A top Renfrewshire cop has insisted clamping down on cyber crime will continue to be a major focus for police in the area as he highlighted a surge in the number of sexual offences occurring online.

Chief Superintendent Alan Murray revealed there were 106 sexual offences recorded between April and June this year – 40 per cent of which were cyber-enabled.

Last year, only 26 per cent were online-driven during this period, which would indicate more people are becoming victims of this type of sexual crime in Renfrewshire.

Ch Supt Murray – who spoke about the figures during a virtual meeting of Renfrewshire Council’s police and fire scrutiny sub-committee – told elected members there had been a number of upsetting incidents over the past few months and officers were working hard to try and drive down incidents.

He said: “There were 106 sexual offences recorded and 40 per cent of these crimes were cyber-enabled compared to 26 per cent in the previous year, so that gives you an idea of how these crimes are developing onto cyber space.

“There’s some really upsetting crimes with people being extorted and blackmailed. Sometimes there are ways to combat that with a bit of knowledge and we’re trying to make sure potentially vulnerable people are aware of that.”

It was also revealed during the meeting there were 105 cyber crimes recorded in Renfrewshire during 2019/20, which Ch Supt Murray said is an increase on the number last year.

Reported offences included internet order fraud, online credit and debit card fraud and threats to post intimate images of people on social media.

Papers presented to the sub-committee also revealed a global surge in online fraud during the Covid-19 pandemic, as criminals have exploited the uncertainty of the situation for financial gain.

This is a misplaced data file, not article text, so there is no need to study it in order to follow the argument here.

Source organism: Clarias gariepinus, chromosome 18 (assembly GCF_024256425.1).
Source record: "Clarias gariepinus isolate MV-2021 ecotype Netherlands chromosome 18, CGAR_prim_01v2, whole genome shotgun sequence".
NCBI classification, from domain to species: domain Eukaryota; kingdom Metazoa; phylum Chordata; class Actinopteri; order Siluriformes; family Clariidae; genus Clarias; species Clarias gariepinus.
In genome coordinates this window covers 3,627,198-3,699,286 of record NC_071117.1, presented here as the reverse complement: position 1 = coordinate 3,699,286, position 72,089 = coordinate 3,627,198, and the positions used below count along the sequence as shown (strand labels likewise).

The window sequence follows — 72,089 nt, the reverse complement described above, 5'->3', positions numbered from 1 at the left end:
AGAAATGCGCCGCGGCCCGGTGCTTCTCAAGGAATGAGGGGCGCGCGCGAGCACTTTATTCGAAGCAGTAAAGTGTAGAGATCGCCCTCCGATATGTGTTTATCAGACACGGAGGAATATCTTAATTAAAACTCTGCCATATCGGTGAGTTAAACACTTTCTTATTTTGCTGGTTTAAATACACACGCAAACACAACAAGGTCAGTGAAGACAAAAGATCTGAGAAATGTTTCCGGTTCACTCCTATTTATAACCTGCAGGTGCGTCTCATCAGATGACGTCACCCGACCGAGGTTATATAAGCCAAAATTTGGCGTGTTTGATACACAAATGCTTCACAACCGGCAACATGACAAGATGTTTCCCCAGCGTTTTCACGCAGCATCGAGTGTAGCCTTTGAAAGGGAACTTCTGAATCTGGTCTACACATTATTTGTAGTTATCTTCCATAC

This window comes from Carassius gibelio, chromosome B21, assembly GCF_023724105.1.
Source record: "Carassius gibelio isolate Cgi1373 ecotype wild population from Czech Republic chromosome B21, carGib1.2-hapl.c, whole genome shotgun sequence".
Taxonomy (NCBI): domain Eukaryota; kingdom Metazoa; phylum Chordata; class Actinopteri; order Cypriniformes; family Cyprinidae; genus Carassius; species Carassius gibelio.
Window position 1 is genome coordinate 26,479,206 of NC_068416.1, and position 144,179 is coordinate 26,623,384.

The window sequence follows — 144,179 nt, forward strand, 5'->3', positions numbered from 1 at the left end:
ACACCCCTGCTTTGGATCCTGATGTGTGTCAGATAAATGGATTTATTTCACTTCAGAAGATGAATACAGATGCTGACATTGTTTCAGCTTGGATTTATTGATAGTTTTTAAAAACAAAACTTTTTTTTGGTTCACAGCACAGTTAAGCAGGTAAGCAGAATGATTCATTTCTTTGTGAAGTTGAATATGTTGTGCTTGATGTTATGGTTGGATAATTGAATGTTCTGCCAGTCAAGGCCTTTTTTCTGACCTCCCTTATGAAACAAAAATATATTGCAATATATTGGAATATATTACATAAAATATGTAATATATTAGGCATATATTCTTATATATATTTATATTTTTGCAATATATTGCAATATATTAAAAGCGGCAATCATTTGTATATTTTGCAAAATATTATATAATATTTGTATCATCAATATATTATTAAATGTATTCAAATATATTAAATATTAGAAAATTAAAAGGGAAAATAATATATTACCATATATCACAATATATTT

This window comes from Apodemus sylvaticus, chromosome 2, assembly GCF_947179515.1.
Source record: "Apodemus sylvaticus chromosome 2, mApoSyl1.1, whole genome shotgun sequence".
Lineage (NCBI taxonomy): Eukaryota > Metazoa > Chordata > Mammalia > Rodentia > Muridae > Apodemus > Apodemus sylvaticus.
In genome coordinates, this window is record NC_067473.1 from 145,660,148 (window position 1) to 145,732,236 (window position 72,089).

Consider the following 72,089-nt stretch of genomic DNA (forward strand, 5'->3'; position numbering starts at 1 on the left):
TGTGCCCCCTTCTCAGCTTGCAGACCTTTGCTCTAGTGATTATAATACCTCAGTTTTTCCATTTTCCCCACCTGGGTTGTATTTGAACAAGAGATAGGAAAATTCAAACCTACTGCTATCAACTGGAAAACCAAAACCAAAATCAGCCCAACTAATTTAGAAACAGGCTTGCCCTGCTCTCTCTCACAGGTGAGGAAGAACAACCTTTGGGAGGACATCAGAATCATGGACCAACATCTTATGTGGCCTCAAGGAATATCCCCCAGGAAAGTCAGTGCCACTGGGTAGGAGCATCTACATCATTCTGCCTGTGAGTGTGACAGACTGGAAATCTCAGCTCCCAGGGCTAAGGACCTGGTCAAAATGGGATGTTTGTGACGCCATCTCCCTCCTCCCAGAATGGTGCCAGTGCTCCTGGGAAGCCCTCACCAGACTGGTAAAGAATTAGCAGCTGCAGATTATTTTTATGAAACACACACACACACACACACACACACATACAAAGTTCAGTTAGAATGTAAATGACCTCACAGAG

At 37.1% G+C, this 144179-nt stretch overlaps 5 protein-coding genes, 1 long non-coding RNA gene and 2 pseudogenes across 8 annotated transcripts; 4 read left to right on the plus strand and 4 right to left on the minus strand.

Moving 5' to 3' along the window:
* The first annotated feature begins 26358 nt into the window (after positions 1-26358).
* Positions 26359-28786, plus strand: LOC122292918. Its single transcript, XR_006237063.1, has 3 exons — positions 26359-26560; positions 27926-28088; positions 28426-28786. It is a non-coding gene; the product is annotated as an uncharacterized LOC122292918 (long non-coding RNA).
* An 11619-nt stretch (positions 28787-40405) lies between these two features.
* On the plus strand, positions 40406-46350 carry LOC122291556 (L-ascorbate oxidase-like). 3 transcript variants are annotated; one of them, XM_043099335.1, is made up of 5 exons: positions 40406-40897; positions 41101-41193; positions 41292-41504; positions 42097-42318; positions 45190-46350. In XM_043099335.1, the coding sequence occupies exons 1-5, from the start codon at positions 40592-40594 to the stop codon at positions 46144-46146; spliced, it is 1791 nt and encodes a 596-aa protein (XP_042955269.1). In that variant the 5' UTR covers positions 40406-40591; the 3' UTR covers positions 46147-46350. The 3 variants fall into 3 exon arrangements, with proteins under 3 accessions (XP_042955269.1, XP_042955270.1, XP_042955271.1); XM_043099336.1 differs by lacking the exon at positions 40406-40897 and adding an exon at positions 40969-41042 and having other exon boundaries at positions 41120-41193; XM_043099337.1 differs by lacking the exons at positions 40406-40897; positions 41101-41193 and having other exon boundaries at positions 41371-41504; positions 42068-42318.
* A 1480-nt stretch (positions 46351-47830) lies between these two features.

Ch Supt Murray added cyber crime was creating major difficulties for officers, but cops are striving to make people aware of its threat.

“There was a real increase in cyber-related fraud, which brings its own problems,” said Ch Supt Murray told elected members.

“It’s more complex to investigate, sometimes these are being run from abroad, and it can take a while to track down IP addresses etc for devices that have been used to perpetrate these frauds.

“I wouldn’t pretend it’s anything other than difficult. The force is putting a lot of effort into making sure our detection rates are as high as possible.

“Cyber crime and bogus callers will continue to be a focus. A lot of cyber crime can be avoided if people just follow guidance about being absolutely sure about websites and phone numbers. That’s not to blame the people themselves for being victims of crime – the fault lies with the perpetrator – but it is something we’re trying to get out.

“Nearly all cyber crime involves some element of carelessness from the victim or lack of knowledge, so we’re trying to get as much information out about that as possible.”